Back in 2006, a talented and eccentric media artist named Toshio Iwai developed a very unique title for Nintendo's DS system that allowed the user to interact with various forms of plankton on both a visual and musical level. In fact, it was this combination that gave the game its unique feel and ultimately produced one of the more original playing experiences available on the system. While it didn't fare very well as a commercial proposition, it has gone on to garner quite a cult following among DS owners, even costing more now than it did when it was first released. Obviously Nintendo felt the game deserved another chance and has released the first five Electroplankton games from the retail release as individual DSiWare releases.

Electroplankton Hanenbow presents you with several variations of flowers, each with a given number of green leaves. These green leaves have strings on them that give off a musical tone when struck by a plankton. One leaf will launch the plankton while the other leaves are used to bounce the plankton around making different musical tones and eventually turning the leaves to a bright red color. You can rotate the leaves to cause the plankton to bounce off in different directions and possibly even strike other leaves on their way down. If you can somehow turn all of the leaves red, the flower(s) will bloom.

While rotating the leaves plays a key role in manipulating the plankton, you also have other functions that can be used to mix up the playing experience. For one thing you can adjust the rate of launching plankton using the D-Pad. You can even turn the automatic launching feature off and instead choose to launch the plankton manually using the "UP" direction on the D-Pad. As if this wasn't enough, you can also zoom in and out using the "X" and "Y" buttons in order to get a better view of the action taking place on the top screen.

The extremely simple play control of Hanenbow makes adjusting the various conditions in each stage simple and intuitive. You'll quickly find yourself trying many different leaf angles in order to get the plankton to hit all of the leaves in an effort to make different musical compositions, not to mention turn all of the leaves red in order to get the flowers to bloom. While the enjoyment of this little experience is quite fun at first, it seems to get repetitive too quickly once you figure out how to get all the leaves to turn red. If you've enjoyed some of the other Electroplankton games, this is one to check out, but it just doesn't seem to stay engaging as long as some of the other releases.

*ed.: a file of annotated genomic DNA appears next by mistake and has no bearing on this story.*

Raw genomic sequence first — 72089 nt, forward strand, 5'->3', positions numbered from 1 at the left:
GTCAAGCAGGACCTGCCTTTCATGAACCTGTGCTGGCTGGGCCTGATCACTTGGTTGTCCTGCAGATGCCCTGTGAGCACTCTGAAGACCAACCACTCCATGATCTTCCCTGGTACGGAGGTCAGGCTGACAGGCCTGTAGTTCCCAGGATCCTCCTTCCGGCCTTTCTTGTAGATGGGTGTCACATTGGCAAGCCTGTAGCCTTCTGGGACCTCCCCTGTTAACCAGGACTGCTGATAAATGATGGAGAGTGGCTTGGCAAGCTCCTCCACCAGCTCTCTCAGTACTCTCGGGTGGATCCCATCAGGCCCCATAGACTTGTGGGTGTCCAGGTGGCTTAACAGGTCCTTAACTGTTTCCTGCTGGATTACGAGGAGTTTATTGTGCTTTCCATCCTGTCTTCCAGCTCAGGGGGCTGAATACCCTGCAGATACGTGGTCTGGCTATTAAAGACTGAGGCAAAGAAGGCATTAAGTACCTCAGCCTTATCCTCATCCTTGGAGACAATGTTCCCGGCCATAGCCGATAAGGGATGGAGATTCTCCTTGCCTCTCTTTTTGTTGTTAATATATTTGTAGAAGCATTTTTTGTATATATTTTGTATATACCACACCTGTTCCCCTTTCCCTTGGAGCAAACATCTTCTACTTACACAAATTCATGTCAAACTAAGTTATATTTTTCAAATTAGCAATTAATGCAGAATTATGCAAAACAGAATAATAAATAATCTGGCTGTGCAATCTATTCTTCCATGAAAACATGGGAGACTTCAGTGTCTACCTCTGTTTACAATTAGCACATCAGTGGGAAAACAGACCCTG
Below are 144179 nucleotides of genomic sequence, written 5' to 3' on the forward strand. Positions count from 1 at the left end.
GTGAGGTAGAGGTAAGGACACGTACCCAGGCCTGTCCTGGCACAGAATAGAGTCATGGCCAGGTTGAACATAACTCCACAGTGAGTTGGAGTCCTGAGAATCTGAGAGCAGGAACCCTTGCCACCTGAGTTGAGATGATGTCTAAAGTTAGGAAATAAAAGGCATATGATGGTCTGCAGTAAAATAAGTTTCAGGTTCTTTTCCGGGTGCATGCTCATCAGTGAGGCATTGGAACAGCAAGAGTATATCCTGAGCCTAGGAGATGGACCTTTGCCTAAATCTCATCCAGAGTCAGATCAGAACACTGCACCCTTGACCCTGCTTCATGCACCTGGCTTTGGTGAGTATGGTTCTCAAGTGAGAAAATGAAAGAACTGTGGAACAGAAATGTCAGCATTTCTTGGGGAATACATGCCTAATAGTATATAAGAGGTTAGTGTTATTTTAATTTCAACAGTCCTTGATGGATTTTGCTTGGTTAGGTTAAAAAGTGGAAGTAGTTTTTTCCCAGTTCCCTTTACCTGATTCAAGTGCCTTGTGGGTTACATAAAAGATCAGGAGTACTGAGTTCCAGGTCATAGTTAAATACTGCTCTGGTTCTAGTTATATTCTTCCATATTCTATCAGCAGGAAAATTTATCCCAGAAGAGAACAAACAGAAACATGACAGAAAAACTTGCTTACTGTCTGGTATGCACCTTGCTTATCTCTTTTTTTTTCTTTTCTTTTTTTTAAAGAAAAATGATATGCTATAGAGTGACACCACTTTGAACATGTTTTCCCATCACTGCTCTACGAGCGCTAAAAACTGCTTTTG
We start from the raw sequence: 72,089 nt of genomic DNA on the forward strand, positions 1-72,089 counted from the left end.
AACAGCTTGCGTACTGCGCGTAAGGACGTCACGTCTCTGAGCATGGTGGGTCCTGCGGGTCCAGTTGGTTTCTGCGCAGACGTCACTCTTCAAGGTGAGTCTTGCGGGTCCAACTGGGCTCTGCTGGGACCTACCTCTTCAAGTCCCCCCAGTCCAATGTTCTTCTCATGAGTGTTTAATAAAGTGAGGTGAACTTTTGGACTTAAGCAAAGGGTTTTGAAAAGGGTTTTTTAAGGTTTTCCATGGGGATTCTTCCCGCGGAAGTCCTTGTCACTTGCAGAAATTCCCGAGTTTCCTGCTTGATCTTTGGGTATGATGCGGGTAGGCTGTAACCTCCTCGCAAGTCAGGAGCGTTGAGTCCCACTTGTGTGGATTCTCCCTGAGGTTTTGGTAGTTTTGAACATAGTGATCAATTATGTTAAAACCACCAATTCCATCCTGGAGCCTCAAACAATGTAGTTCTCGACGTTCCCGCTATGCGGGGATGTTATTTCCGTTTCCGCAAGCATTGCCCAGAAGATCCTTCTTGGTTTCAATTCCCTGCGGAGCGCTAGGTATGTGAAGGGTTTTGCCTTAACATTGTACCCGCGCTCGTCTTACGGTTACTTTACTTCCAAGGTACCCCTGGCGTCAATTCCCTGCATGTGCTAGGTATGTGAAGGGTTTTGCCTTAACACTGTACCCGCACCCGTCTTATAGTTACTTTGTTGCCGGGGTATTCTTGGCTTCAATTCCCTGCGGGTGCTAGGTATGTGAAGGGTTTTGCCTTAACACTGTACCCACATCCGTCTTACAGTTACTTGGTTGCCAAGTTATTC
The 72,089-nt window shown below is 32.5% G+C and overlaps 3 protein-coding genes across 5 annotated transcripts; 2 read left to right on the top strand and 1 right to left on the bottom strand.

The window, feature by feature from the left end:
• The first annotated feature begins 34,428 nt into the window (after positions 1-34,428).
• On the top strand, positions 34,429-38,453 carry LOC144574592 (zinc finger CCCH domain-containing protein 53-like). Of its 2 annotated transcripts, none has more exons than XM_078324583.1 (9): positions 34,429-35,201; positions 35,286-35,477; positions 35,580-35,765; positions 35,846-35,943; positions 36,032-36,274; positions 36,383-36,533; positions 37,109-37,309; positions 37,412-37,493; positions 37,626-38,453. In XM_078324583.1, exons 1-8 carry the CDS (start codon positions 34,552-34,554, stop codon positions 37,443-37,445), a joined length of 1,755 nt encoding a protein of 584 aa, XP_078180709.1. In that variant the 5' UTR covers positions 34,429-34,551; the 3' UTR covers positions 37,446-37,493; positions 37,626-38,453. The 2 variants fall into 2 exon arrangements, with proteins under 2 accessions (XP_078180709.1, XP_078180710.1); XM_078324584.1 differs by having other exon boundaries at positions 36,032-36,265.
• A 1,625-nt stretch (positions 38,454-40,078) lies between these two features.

From a musical and visual standpoint, you have to appreciate what the developers have accomplished with the Electroplankton releases. The individual graphical elements might be very basic and simple in design, but the way they move around and the way they interact with the stylus gives the game a very unique feeling of everything being alive onscreen. Even the planktons themselves offer up some fun visual moments to watch up close and personal on the top screen. Couple these interesting visual touches with some great musical tones you get to be a part of creating and you have what is one of the more unique audio/visual experiences available for the system and one that fits the unique gameplay elements quite well.


Electroplankton Hanenbow is as unique an experience as many of the other Electroplankton releases, but unlike some of the others, the appeal begins to wear off a little too quickly. It's a bit too easy to make the flowers bloom and since that provides the majority of your incentive to stick with the title, you'll likely find yourself moving on to something else after a short while. Hanenbow is still a fun little experience in itself, but if you like something with a little more lasting power, you might want to try out one of the other Electroplankton releases instead.